A 12th Century Game of Thrones: the Dynastic Politics of the Kingdom of Jerusalem

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It is possible to view the history of the crusader states as one in which power often devolved down to Italian maritime powers, military orders or local lordships. It is also possible to see the history of the various rulers of those states, and their nobles, in the context of a history of the region centered on rapidly rising (and falling) warlords, among whom the kings of Jerusalem could be counted. The rulers of the crusader states were also, however, western European nobles, with dynastic links and political rivalries which had their origins in France, England, the empire, Italy and Norman Sicily. Increasingly, there came to be created a distinctly crusader dynastic politics, centered on the rulers of the kingdom which saw itself, and often was, the natural overlord of the crusader states, Jerusalem; there was, however, always a European context too. And just as back in Europe, dynastic politics and succession crises were never far away,

So, hold on to your hats for a 12th century Game of Thrones. For now, we’ll stick to the kingdom of Jerusalem itself.

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Outremer, meaning the land beyond the sea, and its four states: the kingdom of Jerusalem itself, the county of Tripoli, the principality of Antioch and the county of Edessa.

The creator of the dynasty, after a fashion, was Godfrey of Bouillon (1099-1100), the man who led the taking of city itself in 1099.

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Godfrey was the second son of Eustace II of Bolougne. He never took the title of king of Jerusalem, believing that to be Christ’s. He died without an heir, and thus the story of the kingdom of Jerusalem technically starts with his brother, Baldwin I (1100-1118), previously known to us as Baldwin of Bolougne, and Baldwin I of Edessa. In the words of Fulcher of Chartres, and in the manner of most heirs to medieval thrones, he ‘grieved somewhat over the death of his brother, but rejoiced more over his inheritance’.

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The remarkable Baldwin had only 300 knights in his company in 1100: from that he built on his brother’s work and made a kingdom. Baldwin was the epitome of the younger Frankish son on the make. He was destined for a career in the church, but then abandoned the church for worldly affairs. He may well have been homosexual, his inseparable companion as king was a converted Muslim. He was also married three times. After the death of his first wife in 1097, he married an Armenian princess, Arda, to help secure the county of Edessa he created in 1098; he later repudiated her, claiming she had been raped by a Muslim, but really to secure a third, politically advantageous  marriage to Adelisa of Sicily. That mariage ended in 1216 when it was declared bigamous. Baldwin promised not to remarry, but he had no children. Thus, a succession crisis loomed. There was a plot to summon Baldwin’s older brother, Eustace of Boulogne, from France. But France was along way away, and Baldwin’s cousin took the throne in what amounted to a palace coup.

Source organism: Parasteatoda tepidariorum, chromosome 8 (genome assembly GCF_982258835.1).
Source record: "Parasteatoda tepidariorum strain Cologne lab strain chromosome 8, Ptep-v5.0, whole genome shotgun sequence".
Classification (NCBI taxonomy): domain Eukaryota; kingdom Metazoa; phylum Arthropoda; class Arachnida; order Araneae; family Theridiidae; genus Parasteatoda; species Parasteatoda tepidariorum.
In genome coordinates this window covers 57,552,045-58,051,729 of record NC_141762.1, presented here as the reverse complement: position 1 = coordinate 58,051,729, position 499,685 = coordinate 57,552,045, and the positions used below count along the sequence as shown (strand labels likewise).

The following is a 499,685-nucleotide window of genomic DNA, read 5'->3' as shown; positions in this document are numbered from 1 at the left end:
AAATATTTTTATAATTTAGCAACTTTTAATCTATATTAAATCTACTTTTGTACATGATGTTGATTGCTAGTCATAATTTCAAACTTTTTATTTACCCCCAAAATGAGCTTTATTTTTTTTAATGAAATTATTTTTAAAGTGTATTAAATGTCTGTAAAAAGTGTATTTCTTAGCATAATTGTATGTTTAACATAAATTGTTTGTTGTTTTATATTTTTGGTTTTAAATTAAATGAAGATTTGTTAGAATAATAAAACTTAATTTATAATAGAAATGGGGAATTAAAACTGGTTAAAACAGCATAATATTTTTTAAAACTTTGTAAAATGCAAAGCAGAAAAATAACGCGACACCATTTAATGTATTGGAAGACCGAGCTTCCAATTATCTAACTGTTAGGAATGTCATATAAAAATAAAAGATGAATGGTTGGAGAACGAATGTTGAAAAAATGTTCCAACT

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Baldwin II (1118-31) had previously been known as Baldwin le Bourq; he was then Baldwin II of Edessa, having been granted the county by Baldwin I.

Baldwin’s title remained contested, however. He was not crowned until 1119. When he was a captive in 1123-24, the same Boulogne faction thought of replacing him; he did not receive papal recognition until 1128.

As proactive warlords and astute politicians the two Baldwins served their kingdom well. As breeders, they were less successful. The thrice and unsuccessfully married Baldwin I left no heir.  Baldwin II. married to Morphia, an Armenian princess. When he became king of  Jerusalem, his nobles encouraged him to get rid of her and make a more politically useful; match, and ideally one that could produce sons. As it was, it seems that Baldwin genuinely loved Morphia. This meant though, that there was no male heir, as Baldwin died leaving only daughters.

MelisendaIronically, as so often in an age where it was often supposed only men could rule, one of those daughters would prove the key figure in the politics of both her kingdom and dynasty after her father’s death. She was his eldest daughter, Melisende. Badwin II’s solution to the dynastic conundrum was to marry her to the grandly connected Fulk V of Anjou.  Fulk had already arranged the marriage of his eldest son, Geoffrey, to Matilda, the only surviving legitimate child of Henry I of England.  That marriage would create the Plantagenet dynasty that ruled England from 1154.  and would do until until Henry Tudor’s victory at Bosworth Field in 1485.

First of all, the fact that Fulk was willing to hand over Anjou to his son, and take the crown of Jerusalem says much for the allure of the crown of Jerusalem. This reflected the close intertwining of Outremer’s nobility its Frankish origins, and with the English crown. Indeed, Raymond of Potiers, prince of Antioch from 1136, was from Henry I’s household.

The marriage negotiations between Baldwin II and Fulk were fraught and complicated; Fulk was ever insistent that it should be him that took the crown. After seeming to agree to this arrangement, and once the couple were safely married, Baldwin reframed the succession. Fulk (1131-43) would reign jointly with Melisende (1131-52), and their infant son, Baldwin. In turn, he would inherit as Baldwin III. Melisende and Fulk were thus jointly crowned in 1131, the first rulers of Jerusalem to be crowned in the church of the Holy Sepulchre itself, rather than Bethlehem.